For our empirical analysis, we follow the literature, which suggests that in a given country and year, the expected (or ex-ante) real interest rate is primarily a function of secular productivity increases and the growth rate of the population. Based on the data of Figure 1, which covers almost two centuries and 12 countries, a corresponding panel-data regression concurs with the findings of e.g. Borio et al. (2017, 2019). In particular, the effect of overall population growth on real interest rates is surprisingly weak and instable across time. However, when splitting this demographic effect into different growth components, a positive, stable and significant effect from the birth-surplus (or natural rate of population growth) arises, whereas the effect of net migration remains tenuous. This result is remarkably robust to a variety of regression specifications, definitions of the coefficient standard errors, measures of the expected real interest rate, additional control variables, and sub-periods covering the main international currency regimes. Furthermore, given that the secular trends of the above-mentioned demographic-transition theory pertain to birth and mortality rates, it is perhaps not surprising that the movements of the long-term real interest rate across centuries is primarily a function of the birth surplus as population-growth component. Conversely, it is well known that international migration is a rather volatile demographic component.


Policy implications

Across the various regression specifications, the coefficient estimates pertaining to the birth surplus are almost always in the range between 0.4 and 1. This would imply that the reduction in the birth surplus of approximately one to two percentage points observed during the last decades has caused a decline in the long-term real interest rate of approximately one percentage point.


Conclusion

Our results help reconcile standard macroeconomic models with the empirical literature. While our empirical findings indeed help to explain the currently low interest rate levels, one should keep in mind that non-demographic factors, such as credit cycles, monetary policy, increased wealth, or productivity growth, may play an important role and they could still profoundly affect real interest rate developments over the coming years and possibly even decades.


References

Borio, C., P. Disyatat, M. Juselius, and P. Rungcharoenkitkul (2017). Why so low for so long? A long-term view of real interest rates. BIS Working Paper No. 685.

Borio, C., P. Disyatat, and P. Rungcharoenkitkul (2019). What anchors for the natural rate of interest? BIS Working Paper No. 777.

Fuhrer L. and N. Herger (2021). Real interest rates and demographic developments across generations: A panel-data analysis over two centuries. Swiss National Bank Working Paper, No 2021-07.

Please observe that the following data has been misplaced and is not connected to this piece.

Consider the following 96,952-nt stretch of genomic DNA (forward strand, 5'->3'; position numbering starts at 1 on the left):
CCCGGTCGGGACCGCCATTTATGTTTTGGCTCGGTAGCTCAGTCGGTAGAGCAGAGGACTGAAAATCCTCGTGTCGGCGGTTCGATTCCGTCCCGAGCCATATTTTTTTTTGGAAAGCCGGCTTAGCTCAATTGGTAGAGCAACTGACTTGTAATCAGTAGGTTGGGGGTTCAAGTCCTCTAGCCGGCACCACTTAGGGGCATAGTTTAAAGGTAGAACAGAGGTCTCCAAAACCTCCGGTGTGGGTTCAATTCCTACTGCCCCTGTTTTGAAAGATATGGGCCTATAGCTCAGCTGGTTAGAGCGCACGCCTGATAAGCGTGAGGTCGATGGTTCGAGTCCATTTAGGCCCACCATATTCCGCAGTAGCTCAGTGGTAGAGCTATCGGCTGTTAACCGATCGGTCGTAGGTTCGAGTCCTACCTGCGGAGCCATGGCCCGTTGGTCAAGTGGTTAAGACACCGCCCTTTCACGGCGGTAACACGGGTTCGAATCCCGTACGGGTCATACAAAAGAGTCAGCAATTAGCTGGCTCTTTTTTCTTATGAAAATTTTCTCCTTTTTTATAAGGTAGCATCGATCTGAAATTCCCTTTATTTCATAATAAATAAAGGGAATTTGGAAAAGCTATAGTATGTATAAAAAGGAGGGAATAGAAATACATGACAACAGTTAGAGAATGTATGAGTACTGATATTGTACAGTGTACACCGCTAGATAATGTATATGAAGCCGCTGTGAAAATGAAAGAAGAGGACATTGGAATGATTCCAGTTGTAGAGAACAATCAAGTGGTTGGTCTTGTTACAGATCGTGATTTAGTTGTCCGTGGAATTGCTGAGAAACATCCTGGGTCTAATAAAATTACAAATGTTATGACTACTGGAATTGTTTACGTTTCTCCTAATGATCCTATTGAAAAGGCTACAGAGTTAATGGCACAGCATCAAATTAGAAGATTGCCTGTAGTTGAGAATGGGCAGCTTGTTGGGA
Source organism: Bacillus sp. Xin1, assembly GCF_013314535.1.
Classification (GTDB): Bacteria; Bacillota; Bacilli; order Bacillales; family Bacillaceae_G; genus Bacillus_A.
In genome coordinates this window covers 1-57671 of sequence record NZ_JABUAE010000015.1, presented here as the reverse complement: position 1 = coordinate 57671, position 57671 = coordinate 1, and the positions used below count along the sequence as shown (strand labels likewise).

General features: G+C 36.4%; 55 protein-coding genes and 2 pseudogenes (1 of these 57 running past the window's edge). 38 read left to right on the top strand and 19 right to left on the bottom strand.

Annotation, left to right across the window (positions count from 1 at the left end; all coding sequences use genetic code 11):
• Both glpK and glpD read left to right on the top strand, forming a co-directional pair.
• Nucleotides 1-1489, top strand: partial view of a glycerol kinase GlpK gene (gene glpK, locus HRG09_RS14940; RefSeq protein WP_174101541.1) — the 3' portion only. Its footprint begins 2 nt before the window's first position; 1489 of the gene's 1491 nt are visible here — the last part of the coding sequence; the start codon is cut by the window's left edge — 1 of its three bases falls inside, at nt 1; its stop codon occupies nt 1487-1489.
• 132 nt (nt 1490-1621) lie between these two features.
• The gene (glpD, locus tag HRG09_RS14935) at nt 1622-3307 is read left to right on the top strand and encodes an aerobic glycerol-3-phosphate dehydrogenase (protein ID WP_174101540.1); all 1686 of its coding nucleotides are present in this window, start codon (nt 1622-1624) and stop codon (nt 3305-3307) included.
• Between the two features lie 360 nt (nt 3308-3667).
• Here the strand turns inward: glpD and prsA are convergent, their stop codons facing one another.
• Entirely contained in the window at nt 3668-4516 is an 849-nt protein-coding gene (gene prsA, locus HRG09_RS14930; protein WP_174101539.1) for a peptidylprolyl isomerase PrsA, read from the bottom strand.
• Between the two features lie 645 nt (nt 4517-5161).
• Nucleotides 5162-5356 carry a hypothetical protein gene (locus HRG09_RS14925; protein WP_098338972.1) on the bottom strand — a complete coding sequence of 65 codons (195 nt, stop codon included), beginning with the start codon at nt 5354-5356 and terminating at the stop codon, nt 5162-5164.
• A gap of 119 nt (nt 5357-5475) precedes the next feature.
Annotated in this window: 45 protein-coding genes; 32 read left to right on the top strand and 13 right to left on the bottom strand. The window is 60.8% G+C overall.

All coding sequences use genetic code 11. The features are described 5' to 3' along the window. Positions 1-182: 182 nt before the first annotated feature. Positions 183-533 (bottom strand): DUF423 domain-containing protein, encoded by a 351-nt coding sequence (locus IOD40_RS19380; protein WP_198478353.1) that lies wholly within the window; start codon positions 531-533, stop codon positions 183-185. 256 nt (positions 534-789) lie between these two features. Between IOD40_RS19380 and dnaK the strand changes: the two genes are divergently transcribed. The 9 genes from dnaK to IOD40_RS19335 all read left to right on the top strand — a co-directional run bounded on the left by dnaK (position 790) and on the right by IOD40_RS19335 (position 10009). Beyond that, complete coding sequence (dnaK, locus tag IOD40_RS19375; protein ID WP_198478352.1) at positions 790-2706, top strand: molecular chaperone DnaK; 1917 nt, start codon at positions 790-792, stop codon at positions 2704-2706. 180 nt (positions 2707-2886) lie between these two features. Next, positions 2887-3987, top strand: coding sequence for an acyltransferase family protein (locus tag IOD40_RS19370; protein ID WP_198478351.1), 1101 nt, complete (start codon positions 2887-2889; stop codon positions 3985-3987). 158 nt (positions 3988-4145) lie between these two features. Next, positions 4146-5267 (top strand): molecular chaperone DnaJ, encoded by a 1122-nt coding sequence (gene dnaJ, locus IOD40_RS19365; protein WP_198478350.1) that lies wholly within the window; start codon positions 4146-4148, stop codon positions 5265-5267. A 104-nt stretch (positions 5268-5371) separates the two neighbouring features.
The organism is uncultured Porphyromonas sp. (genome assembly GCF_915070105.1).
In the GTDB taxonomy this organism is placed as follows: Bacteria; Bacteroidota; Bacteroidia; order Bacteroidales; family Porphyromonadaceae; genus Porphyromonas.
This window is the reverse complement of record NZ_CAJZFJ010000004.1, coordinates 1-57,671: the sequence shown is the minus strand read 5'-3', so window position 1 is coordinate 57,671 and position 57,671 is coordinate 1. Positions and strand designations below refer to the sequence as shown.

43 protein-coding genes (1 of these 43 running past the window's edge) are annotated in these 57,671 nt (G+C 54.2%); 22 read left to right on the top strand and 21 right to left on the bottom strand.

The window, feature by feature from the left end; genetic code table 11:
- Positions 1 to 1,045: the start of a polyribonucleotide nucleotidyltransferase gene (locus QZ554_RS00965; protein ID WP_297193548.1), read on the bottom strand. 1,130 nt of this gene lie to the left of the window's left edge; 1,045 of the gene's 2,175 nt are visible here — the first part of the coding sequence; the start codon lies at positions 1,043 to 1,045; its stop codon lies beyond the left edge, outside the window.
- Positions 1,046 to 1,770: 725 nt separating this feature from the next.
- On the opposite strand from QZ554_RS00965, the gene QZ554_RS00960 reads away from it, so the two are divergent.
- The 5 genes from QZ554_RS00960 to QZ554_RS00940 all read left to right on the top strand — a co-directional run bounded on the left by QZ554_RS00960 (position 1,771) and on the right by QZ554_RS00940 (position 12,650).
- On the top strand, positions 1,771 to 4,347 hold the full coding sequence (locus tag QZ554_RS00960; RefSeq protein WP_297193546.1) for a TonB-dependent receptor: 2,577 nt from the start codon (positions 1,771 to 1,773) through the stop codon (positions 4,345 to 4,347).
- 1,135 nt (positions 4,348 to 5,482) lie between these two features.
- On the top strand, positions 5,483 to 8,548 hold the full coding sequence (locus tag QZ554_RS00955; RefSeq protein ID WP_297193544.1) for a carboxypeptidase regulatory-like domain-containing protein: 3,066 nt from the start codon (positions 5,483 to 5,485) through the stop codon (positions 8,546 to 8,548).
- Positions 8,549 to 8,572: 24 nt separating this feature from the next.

Poston, D. L., and Bouvier, L. F. 2010, Population and Society, Cambridge, Cambridge University Press.

About the authors

Lucas Marc Fuhrer is Head of the Money Market Analysis team at the Swiss National Bank and a lecturer at the Institute of Banking and Finance at the University of Zurich. Previously, he worked as an economist in the Monetary Policy Analysis and the Money Market unit of the Swiss National Bank and completed a secondment at the Bank of England. His research focuses on topics related to the implementation and transmission of monetary policy on which he published several articles in academic journals.

Nils Herger is Program Manager of the Central Bankers’ Courses at the Study Center Gerzensee and a lecturer at the Department of Economics at the University of Bern. He studied for a BA. in economics at the Universities of Bern and Neuchâtel and received an MSc. and Ph.D. in economics from the University of Exeter. His main areas of research areas are in international trade and finance, exchange rates, and financial history. Furthermore, he is the author of an introductory book on central banking.

1.     The “demographic-transition theory” describes the interrelated trends in birth and mortality rates since the dawn of the modern age (see i.e. Poston and Bouvier (2010). In particular, preindustrial societies typically subsisted in a “Malthusian world”, where birth and mortality rates were high and, as a result, the growth rate of the population remained low. Since around the eighteenth century, improvements in nutrition, medical progress, such as the discovery of vaccines, and better hygienic standards have gradually reduced mortality rates. Because birth rates remained initially high, the early stages of the industrialization were often characterized by a marked upsurge in the birth surplus and, hence, population growth. Depending on the development of a country, this upsurge began as early as the second part of the eighteenth century, but in some cases also substantially later. Eventually, the combination between higher income, more generous pension systems, easier access to contraception, improvements in the status of woman and changing cultural attitudes towards having a family have given rise to declining birth rates. Taken together, these interrelated trends have recently reduced the birth surplus in economically advanced countries, resulted in ageing societies, and are believed to lead to an era with declining populations.

SUERF Policy Briefs (SPBs) serve to promote SUERF Members’ economic views and research findings as well as economic policy-oriented analyses. They address topical issues and propose solutions to current economic and financial challenges. SPBs serve to increase the international visibility of SUERF Members’ analyses and research. The views expressed are those of the author(s) and not necessarily those of the institution(s) the author(s).